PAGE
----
Dominicans have returned the governing Dominica Labour Party (DLP) to office for a third straight term.
Prime Minister Roosevelt Skerrit’s party captured 17 of the 21 seats with the remaining four going to the United Workers Party (UWP) which held power from 1995 to 2000. In the last elections, the DLP won 12 seats while the opposition UWP picked up eight and the remaining seat went to an independent candidate.
The DLP increased its seats in parliament despite controversy surrounding the party’s level of expenditure and sources of funding in the run-up to the elections. In addition, Skerrit’s acquisition of French citizenship and a French passport had raised a furor as has his government’s close ties with Venezuela and accusations that Dominica helped Antigua & Barbuda and Anguilla with significant loans to overcome cash flow problems.
“Obviously, it was a bitterly fought election, but it resulted in a tremendous win for the Labour Party,” said Dominican-born, Toronto-based author and lawyer, Irvin Andre. “Although the opposition won four seats, the issues raised in the elections will have a significant bearing on how the Prime Minister governs over the next five years.
“He will no doubt reach out to the dissenting voices to mend deep divisions in Dominica at this time and it is my view that he has the capacity to do that.”
First elected to parliament in February 2000, Skerrit said he was humbled that Dominicans had put their confidence in his party for the third straight time. He promised that he would place election victory celebrations on hold until after the Christmas holidays when a pubic holiday will be declared for his supporters to savour the success.
“It being seven days to Christmas, I do not want for Dominica to remain divided,” he said. “I want for us to close ranks and embrace the triumph of our democracy. I therefore will be advising my party to suspend formal celebrations after tonight until a designated period in the New Year when I look forward to expressing our thanks and appreciation to the voters of Dominica in grand and traditional style.”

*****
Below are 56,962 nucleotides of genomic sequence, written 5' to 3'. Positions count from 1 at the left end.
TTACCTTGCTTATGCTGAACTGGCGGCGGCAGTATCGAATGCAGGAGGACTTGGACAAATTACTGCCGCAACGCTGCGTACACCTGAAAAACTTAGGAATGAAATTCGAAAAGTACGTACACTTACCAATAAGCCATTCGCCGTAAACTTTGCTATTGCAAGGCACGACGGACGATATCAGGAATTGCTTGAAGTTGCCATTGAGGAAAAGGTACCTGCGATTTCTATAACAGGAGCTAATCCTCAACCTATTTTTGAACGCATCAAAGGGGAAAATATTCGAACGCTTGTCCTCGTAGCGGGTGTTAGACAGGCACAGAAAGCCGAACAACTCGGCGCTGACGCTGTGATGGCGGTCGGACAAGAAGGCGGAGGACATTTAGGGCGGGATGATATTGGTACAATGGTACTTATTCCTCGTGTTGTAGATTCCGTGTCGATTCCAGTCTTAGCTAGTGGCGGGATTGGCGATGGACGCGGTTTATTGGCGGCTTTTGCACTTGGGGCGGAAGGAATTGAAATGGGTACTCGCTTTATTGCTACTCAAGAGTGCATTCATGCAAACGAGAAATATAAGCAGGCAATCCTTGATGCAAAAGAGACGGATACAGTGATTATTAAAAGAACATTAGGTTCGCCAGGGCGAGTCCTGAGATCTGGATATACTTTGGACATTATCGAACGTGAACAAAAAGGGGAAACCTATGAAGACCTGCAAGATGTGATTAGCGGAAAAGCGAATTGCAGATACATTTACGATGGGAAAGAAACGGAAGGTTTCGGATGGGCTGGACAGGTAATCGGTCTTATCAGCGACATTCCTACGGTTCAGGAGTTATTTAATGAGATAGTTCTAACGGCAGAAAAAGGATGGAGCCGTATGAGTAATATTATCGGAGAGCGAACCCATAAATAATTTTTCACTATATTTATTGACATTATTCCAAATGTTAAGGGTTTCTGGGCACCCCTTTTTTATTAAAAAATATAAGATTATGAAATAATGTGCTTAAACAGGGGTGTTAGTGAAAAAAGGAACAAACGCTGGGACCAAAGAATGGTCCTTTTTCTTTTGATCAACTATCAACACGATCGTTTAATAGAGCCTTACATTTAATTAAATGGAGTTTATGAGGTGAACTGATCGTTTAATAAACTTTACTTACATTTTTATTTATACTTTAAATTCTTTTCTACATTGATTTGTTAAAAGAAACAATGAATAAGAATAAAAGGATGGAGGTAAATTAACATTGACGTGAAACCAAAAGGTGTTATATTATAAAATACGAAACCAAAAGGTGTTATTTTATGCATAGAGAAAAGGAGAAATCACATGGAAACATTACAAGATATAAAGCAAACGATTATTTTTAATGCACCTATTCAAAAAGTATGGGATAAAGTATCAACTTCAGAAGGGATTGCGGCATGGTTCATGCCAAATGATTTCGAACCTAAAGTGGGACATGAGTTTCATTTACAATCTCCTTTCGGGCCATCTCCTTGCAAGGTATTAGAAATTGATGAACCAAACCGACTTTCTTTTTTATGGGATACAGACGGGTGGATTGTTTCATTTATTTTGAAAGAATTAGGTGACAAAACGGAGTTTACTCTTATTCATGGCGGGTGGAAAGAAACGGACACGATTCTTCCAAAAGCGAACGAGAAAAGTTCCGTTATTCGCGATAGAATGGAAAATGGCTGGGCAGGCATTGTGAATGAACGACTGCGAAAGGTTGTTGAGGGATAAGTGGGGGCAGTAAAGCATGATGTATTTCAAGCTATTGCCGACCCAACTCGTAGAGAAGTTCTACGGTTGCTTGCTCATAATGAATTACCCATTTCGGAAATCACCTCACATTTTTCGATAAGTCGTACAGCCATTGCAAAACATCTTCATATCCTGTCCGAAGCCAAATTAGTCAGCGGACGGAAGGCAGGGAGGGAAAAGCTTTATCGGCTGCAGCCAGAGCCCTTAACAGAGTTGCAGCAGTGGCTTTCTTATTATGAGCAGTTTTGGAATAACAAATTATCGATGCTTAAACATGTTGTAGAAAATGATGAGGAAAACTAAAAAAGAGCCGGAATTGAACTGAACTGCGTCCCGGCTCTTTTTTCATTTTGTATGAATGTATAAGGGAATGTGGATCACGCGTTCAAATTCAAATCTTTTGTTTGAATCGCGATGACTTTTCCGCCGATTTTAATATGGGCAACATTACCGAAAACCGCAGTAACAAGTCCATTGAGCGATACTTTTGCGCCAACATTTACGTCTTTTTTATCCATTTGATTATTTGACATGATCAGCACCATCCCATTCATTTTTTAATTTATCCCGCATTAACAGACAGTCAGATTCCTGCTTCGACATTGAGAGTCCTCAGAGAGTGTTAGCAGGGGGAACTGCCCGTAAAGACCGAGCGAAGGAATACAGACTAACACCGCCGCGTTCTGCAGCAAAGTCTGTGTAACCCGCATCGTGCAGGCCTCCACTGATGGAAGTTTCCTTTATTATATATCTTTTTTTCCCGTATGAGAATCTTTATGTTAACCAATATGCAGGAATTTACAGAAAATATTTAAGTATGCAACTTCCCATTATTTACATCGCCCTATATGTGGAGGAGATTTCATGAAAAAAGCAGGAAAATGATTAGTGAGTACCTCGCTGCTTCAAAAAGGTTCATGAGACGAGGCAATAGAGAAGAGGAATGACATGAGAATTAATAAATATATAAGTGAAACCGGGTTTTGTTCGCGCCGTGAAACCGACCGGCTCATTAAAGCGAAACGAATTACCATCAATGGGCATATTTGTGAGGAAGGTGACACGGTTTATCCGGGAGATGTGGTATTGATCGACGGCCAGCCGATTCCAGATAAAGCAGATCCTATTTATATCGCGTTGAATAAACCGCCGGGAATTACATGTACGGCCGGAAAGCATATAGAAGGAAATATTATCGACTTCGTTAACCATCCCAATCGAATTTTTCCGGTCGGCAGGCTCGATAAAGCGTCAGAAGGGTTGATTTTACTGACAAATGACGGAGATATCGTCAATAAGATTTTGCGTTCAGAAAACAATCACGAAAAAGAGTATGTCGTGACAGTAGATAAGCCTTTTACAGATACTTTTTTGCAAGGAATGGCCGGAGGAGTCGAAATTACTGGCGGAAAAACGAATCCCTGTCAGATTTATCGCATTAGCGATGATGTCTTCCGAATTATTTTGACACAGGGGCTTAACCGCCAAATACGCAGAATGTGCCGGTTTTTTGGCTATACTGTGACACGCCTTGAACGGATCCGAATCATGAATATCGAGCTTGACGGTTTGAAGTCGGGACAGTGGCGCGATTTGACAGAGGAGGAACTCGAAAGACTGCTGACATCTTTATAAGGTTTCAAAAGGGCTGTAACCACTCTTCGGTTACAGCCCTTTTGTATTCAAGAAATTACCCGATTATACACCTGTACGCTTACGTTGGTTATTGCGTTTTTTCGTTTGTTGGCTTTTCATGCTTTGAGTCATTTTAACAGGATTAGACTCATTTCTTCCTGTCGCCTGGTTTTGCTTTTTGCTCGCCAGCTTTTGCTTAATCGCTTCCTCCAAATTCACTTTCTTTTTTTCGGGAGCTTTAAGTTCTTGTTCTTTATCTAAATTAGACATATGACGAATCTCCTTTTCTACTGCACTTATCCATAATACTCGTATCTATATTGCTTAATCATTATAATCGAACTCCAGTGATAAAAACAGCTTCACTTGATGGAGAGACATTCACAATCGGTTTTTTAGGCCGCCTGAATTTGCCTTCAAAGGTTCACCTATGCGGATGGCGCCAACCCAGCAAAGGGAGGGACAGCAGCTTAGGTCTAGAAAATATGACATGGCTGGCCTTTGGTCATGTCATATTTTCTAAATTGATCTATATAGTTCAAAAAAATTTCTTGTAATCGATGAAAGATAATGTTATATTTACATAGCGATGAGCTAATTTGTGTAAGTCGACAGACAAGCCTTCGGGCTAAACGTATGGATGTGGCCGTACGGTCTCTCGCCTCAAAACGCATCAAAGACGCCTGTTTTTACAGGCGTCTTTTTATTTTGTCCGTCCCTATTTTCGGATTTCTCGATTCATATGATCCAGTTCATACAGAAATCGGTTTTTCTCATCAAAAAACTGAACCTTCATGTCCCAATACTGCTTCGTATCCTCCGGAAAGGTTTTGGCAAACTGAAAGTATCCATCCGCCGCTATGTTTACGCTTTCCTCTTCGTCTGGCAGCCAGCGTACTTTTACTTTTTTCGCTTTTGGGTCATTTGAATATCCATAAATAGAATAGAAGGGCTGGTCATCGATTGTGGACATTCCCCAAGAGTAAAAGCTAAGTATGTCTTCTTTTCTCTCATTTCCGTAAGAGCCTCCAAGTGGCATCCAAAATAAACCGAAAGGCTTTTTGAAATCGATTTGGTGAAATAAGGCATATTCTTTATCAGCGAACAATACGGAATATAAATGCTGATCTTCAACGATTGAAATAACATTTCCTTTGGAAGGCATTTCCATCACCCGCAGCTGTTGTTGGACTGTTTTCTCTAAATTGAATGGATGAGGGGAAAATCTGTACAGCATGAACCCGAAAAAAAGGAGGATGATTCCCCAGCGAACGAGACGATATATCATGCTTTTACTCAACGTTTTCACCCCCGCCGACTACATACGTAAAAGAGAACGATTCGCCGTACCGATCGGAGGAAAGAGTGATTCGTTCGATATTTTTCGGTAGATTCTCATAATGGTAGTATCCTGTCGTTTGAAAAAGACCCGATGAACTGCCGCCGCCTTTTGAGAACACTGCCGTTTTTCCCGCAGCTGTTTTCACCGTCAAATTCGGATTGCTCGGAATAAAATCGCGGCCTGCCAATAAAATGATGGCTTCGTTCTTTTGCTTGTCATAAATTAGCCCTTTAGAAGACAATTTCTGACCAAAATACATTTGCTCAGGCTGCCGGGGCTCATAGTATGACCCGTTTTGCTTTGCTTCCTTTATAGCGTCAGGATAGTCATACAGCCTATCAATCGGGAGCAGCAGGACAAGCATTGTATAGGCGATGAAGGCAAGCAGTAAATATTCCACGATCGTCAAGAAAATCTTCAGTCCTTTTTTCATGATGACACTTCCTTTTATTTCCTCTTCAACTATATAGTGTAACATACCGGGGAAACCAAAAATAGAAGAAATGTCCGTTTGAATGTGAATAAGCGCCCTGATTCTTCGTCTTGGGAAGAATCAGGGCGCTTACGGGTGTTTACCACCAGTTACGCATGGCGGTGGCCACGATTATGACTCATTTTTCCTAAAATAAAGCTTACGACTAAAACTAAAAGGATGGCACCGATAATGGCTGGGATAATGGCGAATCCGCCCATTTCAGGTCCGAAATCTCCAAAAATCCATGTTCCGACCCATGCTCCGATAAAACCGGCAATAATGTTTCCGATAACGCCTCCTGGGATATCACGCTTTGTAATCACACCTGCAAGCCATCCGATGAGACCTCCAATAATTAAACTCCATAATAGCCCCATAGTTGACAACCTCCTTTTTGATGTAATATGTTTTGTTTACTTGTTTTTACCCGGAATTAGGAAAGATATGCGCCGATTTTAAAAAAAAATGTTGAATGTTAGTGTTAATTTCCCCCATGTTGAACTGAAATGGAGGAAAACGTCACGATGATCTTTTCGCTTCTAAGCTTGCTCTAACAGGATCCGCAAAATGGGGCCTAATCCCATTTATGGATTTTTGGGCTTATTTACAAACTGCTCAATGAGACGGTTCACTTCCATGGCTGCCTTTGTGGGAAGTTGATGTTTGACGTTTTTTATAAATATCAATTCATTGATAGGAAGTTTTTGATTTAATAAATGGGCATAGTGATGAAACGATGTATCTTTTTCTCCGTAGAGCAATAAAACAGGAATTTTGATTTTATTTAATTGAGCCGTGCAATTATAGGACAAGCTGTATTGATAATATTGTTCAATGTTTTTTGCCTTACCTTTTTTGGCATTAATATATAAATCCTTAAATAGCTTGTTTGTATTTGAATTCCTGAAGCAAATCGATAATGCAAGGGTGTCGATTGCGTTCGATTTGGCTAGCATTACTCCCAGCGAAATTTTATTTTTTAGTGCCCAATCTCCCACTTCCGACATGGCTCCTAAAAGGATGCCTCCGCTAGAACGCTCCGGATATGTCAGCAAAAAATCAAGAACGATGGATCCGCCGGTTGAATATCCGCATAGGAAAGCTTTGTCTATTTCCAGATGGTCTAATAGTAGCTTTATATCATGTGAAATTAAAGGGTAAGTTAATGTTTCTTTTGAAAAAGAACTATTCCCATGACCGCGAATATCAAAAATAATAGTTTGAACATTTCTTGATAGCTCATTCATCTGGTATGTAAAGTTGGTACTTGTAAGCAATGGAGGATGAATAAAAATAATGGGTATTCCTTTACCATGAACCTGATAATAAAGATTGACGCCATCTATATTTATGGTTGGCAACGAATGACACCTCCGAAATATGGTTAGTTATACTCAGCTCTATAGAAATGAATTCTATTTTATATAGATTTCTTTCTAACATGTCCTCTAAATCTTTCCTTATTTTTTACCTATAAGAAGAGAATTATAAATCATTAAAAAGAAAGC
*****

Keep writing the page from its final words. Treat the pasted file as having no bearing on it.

Skerrit acknowledged that the electorate had spoken loud and clear by his party’s overwhelming success.
“Dominicans voted for a return of the Dominica Labour Party to office,” he said. “That is a reality that cannot be denied and is not worthy of challenge. It therefore behooves us all to accept the result, as the will and wish of the country, and to curtail partisan, abusive and empty rhetoric.”
Skerrit, 37, easily won his Vieille Case seat while opposition UWP leader Ron Green clinched the La Plaine seat from newcomer Petter Saint-Jean by just 12 votes. Former prime minister and UWP president, Edison James, secured the Marigot seat by a convincing 607 votes while Justina Charles – wife of the late PM, Pierre Charles, who died in office five years ago – brushed aside her challenger in the Grand Bay constituency by 1233 votes.
For the second straight elections, the Dominica Freedom Party (DFP) led by former Prime Minister Dame Eugenia Charles for 20 years up until 1995, failed to win a seat.
Skerrit was a member of the DFP youth arm before joining the DLP when he returned to the island after graduating from the University of Mississippi.